Tuesday, 24 July 2007

Clumber Park Steam Rally

The male half of AvailablePitch.com loves traction engines and anything steam, so two or three times a year, we camp at Steam Rallies. This year, for the first time, Clumber Park in Nottinghamshire was the venue for the Clumber Steam Rally.

Clumber Park Caravan Club site is a favourite, and we return there each autumn when the park and woodland are at their colourful best.
We find a lot of Caravan Clubs site quite “samey” but Clumber is different. It’s a large site, very flat, with spacious pitches which are a good mix of hard standing and grass pitches, many backing on to wonderful pine woodland. This is a brilliant site for dogs as there is a perimeter walk right round the site, which takes about 20 minutes with Fido, and is easily accessible from all pitches.

Once home to the Dukes of Newcastle, the house was, sadly demolished in 1936 due to heavy taxation and economic decline.
Clumber Park is now owned by the National Trust and has over 3,800 acres of park, scrubland, woodland, formal walled kitchen garden and lake. It boasts the longest double-avenue of Lime Trees in Europe There are numerous walks around the estate, however, the best way to get around is by cycle, and as it is mainly flat, it is a comfortable ride for most. The Tea Room and Shop are at the heart of the estate with plenty of outdoor tables if you take your own picnic.

We were very doubtful as to whether the Steam Rally would go ahead, as there had been a fortnight of heavy rain, however, the Wardens assured us both the grass and hardstands were fine, and the site had coped very well with the downpours.

As Steam Rallies go, this was the usual mix of arena events, craft and trade stalls, fast food venues and display of traction engines of all sizes. Due to the mud, the engines remained in place throughout the weekend, so there were no tug of war games or ploughing demonstrations (with the exception of the Shire Horses, the original four wheel drives).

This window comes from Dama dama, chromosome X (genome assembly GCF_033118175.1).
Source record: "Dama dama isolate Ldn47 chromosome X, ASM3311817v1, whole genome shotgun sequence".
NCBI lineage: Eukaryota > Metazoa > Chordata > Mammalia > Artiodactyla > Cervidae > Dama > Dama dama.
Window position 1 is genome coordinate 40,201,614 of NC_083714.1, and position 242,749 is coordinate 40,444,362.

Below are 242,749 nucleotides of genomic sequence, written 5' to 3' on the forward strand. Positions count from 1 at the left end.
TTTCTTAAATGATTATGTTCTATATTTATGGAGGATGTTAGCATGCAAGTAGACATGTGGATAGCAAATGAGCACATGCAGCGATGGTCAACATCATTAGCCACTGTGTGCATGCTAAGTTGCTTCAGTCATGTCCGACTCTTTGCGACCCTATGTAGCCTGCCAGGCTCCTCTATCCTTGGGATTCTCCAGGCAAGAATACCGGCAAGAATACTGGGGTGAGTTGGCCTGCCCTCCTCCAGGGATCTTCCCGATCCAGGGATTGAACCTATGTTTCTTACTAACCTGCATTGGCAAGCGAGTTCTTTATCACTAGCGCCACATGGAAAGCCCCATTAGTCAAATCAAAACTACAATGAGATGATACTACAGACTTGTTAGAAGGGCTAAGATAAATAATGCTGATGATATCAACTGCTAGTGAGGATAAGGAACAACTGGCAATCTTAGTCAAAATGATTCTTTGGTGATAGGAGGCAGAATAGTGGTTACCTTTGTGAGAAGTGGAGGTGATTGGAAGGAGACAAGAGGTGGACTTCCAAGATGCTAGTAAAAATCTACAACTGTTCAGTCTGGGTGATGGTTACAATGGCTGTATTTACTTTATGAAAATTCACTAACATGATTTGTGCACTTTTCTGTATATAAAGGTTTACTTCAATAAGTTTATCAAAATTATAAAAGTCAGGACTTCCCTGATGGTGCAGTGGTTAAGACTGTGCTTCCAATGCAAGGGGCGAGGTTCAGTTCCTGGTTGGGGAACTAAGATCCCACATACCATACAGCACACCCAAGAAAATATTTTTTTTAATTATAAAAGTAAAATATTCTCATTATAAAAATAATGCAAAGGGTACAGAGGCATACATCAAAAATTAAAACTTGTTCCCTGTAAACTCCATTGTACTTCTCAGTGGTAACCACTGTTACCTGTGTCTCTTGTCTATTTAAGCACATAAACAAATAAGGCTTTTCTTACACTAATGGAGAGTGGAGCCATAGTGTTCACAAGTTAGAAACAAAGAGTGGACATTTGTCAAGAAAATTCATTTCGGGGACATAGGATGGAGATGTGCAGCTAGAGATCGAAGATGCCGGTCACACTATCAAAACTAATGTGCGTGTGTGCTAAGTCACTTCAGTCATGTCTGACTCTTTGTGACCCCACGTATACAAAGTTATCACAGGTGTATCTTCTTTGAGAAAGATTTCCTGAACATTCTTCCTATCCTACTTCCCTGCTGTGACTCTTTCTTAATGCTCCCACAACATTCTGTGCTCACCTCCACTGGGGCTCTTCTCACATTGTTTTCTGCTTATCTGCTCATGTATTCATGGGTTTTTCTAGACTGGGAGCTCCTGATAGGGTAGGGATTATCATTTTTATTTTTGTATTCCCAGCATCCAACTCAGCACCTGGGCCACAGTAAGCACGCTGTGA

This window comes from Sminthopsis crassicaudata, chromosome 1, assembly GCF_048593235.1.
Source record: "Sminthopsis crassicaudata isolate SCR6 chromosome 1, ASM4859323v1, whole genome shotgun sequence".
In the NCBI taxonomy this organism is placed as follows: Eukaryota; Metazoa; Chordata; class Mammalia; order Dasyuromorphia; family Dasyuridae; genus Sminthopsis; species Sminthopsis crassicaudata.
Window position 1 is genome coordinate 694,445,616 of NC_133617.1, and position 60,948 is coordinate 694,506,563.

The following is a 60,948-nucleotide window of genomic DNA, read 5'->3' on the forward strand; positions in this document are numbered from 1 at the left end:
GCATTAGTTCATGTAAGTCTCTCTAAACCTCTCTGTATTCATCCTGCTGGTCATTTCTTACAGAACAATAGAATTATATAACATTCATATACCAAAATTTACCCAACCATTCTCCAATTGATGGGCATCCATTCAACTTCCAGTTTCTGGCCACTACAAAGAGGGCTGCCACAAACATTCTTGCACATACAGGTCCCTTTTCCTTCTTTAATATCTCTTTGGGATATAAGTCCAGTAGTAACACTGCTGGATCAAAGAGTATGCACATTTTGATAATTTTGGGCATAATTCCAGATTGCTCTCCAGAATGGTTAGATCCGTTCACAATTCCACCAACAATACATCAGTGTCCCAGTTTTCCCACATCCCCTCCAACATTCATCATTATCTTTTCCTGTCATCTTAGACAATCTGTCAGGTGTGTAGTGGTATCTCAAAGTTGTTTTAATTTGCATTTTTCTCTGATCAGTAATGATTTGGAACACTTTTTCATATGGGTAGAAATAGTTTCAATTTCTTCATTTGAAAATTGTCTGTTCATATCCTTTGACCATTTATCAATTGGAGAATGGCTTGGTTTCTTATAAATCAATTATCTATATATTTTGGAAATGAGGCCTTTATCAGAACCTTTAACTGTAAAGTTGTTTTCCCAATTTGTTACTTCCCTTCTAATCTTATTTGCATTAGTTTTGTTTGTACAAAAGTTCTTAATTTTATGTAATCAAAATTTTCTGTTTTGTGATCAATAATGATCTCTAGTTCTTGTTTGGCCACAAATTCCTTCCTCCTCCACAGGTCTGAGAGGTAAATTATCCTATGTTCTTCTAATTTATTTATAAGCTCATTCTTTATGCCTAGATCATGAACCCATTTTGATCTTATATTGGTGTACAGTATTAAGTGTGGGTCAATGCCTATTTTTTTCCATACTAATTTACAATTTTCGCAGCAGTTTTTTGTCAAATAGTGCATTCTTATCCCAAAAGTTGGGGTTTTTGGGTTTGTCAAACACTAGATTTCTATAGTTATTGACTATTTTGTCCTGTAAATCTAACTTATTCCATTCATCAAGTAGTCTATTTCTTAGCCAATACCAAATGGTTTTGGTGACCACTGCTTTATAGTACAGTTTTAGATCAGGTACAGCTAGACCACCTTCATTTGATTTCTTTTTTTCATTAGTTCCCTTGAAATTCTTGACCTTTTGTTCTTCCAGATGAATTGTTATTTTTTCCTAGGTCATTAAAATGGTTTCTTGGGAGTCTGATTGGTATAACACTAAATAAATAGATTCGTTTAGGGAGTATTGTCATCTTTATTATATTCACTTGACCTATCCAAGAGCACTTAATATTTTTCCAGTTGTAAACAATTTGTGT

The atmosphere was not dampened by the rain, however, visitor numbers were low, which was a huge pity, given the huge amount of effort needed to organise rallies like this.

Hopefully next year’s event will see the return of some sunshine!

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Sunday, 8 July 2007

Lickpenny Caravan Park, Matlock, Derbyshire

The wettest weekend of the season found us aquagliding in our motorhome to Lickpenny Caravan Park, a family-owned and run Park near Matlock, Derbyshire. On the day that the whole of June’s rainfall fell in a few hours, it took us 2.5 hours to do 20 miles and we were well frazzled when we arrived. A quick call ahead assured us there was no problem at Lickpenny – all the pitches are well-drained, hardstanding, so once we got there we’d be home and dry – well – home and extremely wet actually.

There are two outstanding things about this site – it’s location, and it’s Wardens, Val and Brian. Lickpenny is situated on the edge of the Peak District, with Bakewell, Buxton and Chatsworth House, all within easy driving distance. The site is built on former nursery land and the landscaping is delightful for a relatively new site. The pitches are huge, laid out in tiers, and many of them are individual, with some doubles – brilliant for friends camping together, and all are surrounded by mature trees, shrubs and hedgerows, not spindly twigs masquerading as trees separating the pitches like on some sites.

As regards the Wardens - Val and Brian are just the best we have ever met. We knew them when they worked at Shardaroba, (now Camping and Caravanning Club Teversal site) and were delighted when we heard they were resident at Lickpenny. In between working extremely hard to keep the site and facilities pristine (you should see the toilet and shower blocks) they always have time for a chat, a cheery wave or a good roll-your sleeves-up gossip. And they can tell you where to get the very best fish and chips in the area.

This is a large site with around 120 pitches with hook-up for caravans and motorhomes. Tents are not accepted but children and dogs are made very welcome. There is a bus-stop a short walk down the lane but if you want to take the car or motorhome out, we found a huge car park clearly signposted just before Bakewell, with no height barriers.

The best pitches? Well – it’s a matter of opinion, but we loved the pitches right at the top of the site. Once the storm clouds cleared, we had sweeping distant views over the Derbyshire countryside towards Riber Castle. We were however very taken with Pitch 45, self-contained on its own in a halfway up the site with great views – a real “honeymoon” pitch, but it was sadly already occupied. Maybe we’ll put in a special request next time………..

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